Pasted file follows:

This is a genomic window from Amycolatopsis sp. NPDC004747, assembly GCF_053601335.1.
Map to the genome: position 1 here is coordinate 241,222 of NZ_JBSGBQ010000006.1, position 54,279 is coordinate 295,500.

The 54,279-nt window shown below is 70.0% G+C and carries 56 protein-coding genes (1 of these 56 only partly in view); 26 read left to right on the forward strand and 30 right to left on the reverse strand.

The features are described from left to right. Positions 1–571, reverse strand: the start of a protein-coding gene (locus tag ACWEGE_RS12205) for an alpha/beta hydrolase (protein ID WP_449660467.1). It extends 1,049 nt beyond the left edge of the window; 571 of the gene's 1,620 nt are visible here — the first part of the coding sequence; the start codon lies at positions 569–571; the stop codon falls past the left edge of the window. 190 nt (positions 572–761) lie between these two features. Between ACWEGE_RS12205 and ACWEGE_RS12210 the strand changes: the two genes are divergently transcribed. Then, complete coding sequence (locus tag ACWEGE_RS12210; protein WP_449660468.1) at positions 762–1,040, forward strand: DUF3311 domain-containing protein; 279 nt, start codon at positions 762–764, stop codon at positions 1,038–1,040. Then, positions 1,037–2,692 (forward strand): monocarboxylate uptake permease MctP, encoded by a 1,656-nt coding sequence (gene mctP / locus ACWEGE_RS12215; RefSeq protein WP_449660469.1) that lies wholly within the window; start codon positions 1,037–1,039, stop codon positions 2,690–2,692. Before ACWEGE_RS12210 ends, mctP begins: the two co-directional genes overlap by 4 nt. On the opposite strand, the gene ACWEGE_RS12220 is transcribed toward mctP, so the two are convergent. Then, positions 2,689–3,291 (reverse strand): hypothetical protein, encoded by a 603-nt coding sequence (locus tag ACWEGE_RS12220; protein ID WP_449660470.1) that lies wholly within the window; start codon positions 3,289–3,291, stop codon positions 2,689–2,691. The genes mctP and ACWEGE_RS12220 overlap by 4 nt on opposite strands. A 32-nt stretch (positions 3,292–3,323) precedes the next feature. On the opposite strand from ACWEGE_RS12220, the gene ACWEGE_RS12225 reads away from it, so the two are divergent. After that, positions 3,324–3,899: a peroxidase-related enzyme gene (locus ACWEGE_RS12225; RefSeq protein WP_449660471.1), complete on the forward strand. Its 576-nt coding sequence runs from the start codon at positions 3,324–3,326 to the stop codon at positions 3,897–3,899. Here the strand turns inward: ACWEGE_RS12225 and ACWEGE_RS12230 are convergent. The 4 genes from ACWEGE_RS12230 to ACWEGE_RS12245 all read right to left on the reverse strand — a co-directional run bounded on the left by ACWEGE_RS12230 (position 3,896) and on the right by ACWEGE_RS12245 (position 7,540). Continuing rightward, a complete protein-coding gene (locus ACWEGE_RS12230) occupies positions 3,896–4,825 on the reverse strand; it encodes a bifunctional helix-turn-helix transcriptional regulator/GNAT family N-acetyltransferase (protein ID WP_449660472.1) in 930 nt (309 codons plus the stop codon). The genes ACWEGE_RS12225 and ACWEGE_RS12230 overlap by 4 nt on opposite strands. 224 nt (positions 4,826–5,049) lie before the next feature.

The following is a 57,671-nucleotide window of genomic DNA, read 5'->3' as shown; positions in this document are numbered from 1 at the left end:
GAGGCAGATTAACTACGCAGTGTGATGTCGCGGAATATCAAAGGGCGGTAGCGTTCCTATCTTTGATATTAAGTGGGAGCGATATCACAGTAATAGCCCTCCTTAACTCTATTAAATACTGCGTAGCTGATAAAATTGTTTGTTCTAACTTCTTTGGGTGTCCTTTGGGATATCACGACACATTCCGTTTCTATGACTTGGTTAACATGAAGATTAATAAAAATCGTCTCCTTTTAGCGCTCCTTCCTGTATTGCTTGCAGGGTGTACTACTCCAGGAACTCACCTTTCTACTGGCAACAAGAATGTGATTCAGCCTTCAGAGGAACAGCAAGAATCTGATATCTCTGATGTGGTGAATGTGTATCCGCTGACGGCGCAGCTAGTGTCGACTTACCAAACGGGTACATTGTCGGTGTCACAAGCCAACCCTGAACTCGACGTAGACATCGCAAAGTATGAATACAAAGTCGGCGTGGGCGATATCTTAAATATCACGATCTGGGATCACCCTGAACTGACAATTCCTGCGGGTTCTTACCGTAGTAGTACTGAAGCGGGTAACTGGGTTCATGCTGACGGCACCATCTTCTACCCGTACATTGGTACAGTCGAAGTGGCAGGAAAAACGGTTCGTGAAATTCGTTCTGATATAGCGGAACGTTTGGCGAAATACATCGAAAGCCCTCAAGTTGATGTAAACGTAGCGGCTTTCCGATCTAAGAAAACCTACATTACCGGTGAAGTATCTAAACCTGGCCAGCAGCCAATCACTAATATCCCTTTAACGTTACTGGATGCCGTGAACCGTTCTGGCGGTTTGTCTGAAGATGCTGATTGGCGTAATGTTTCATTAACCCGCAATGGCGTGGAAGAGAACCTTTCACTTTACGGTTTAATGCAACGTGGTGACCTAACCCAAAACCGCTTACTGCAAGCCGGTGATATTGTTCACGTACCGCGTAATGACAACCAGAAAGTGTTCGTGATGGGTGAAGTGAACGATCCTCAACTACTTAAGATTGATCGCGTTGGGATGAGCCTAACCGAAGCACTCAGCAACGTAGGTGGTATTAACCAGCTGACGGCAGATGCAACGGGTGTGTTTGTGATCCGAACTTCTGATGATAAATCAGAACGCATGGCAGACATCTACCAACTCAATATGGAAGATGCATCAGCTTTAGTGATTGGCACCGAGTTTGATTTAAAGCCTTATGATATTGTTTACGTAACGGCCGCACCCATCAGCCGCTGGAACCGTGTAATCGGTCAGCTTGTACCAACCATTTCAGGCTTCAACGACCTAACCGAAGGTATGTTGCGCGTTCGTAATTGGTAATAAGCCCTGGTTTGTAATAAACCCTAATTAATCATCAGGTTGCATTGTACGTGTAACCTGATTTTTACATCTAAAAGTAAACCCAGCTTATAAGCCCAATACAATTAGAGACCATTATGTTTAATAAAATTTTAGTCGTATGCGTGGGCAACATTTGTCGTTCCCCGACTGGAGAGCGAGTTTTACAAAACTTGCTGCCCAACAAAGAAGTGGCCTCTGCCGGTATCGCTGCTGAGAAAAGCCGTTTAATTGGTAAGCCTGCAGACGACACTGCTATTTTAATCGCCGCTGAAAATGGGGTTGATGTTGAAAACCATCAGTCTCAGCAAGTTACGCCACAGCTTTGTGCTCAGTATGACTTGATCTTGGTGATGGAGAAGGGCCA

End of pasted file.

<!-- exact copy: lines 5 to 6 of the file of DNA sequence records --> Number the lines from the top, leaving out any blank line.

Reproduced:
The following is a 57,671-nucleotide window of genomic DNA, read 5'->3' as shown; positions in this document are numbered from 1 at the left end:
GAGGCAGATTAACTACGCAGTGTGATGTCGCGGAATATCAAAGGGCGGTAGCGTTCCTATCTTTGATATTAAGTGGGAGCGATATCACAGTAATAGCCCTCCTTAACTCTATTAAATACTGCGTAGCTGATAAAATTGTTTGTTCTAACTTCTTTGGGTGTCCTTTGGGATATCACGACACATTCCGTTTCTATGACTTGGTTAACATGAAGATTAATAAAAATCGTCTCCTTTTAGCGCTCCTTCCTGTATTGCTTGCAGGGTGTACTACTCCAGGAACTCACCTTTCTACTGGCAACAAGAATGTGATTCAGCCTTCAGAGGAACAGCAAGAATCTGATATCTCTGATGTGGTGAATGTGTATCCGCTGACGGCGCAGCTAGTGTCGACTTACCAAACGGGTACATTGTCGGTGTCACAAGCCAACCCTGAACTCGACGTAGACATCGCAAAGTATGAATACAAAGTCGGCGTGGGCGATATCTTAAATATCACGATCTGGGATCACCCTGAACTGACAATTCCTGCGGGTTCTTACCGTAGTAGTACTGAAGCGGGTAACTGGGTTCATGCTGACGGCACCATCTTCTACCCGTACATTGGTACAGTCGAAGTGGCAGGAAAAACGGTTCGTGAAATTCGTTCTGATATAGCGGAACGTTTGGCGAAATACATCGAAAGCCCTCAAGTTGATGTAAACGTAGCGGCTTTCCGATCTAAGAAAACCTACATTACCGGTGAAGTATCTAAACCTGGCCAGCAGCCAATCACTAATATCCCTTTAACGTTACTGGATGCCGTGAACCGTTCTGGCGGTTTGTCTGAAGATGCTGATTGGCGTAATGTTTCATTAACCCGCAATGGCGTGGAAGAGAACCTTTCACTTTACGGTTTAATGCAACGTGGTGACCTAACCCAAAACCGCTTACTGCAAGCCGGTGATATTGTTCACGTACCGCGTAATGACAACCAGAAAGTGTTCGTGATGGGTGAAGTGAACGATCCTCAACTACTTAAGATTGATCGCGTTGGGATGAGCCTAACCGAAGCACTCAGCAACGTAGGTGGTATTAACCAGCTGACGGCAGATGCAACGGGTGTGTTTGTGATCCGAACTTCTGATGATAAATCAGAACGCATGGCAGACATCTACCAACTCAATATGGAAGATGCATCAGCTTTAGTGATTGGCACCGAGTTTGATTTAAAGCCTTATGATATTGTTTACGTAACGGCCGCACCCATCAGCCGCTGGAACCGTGTAATCGGTCAGCTTGTACCAACCATTTCAGGCTTCAACGACCTAACCGAAGGTATGTTGCGCGTTCGTAATTGGTAATAAGCCCTGGTTTGTAATAAACCCTAATTAATCATCAGGTTGCATTGTACGTGTAACCTGATTTTTACATCTAAAAGTAAACCCAGCTTATAAGCCCAATACAATTAGAGACCATTATGTTTAATAAAATTTTAGTCGTATGCGTGGGCAACATTTGTCGTTCCCCGACTGGAGAGCGAGTTTTACAAAACTTGCTGCCCAACAAAGAAGTGGCCTCTGCCGGTATCGCTGCTGAGAAAAGCCGTTTAATTGGTAAGCCTGCAGACGACACTGCTATTTTAATCGCCGCTGAAAATGGGGTTGATGTTGAAAACCATCAGTCTCAGCAAGTTACGCCACAGCTTTGTGCTCAGTATGACTTGATCTTGGTGATGGAGAAGGGCCA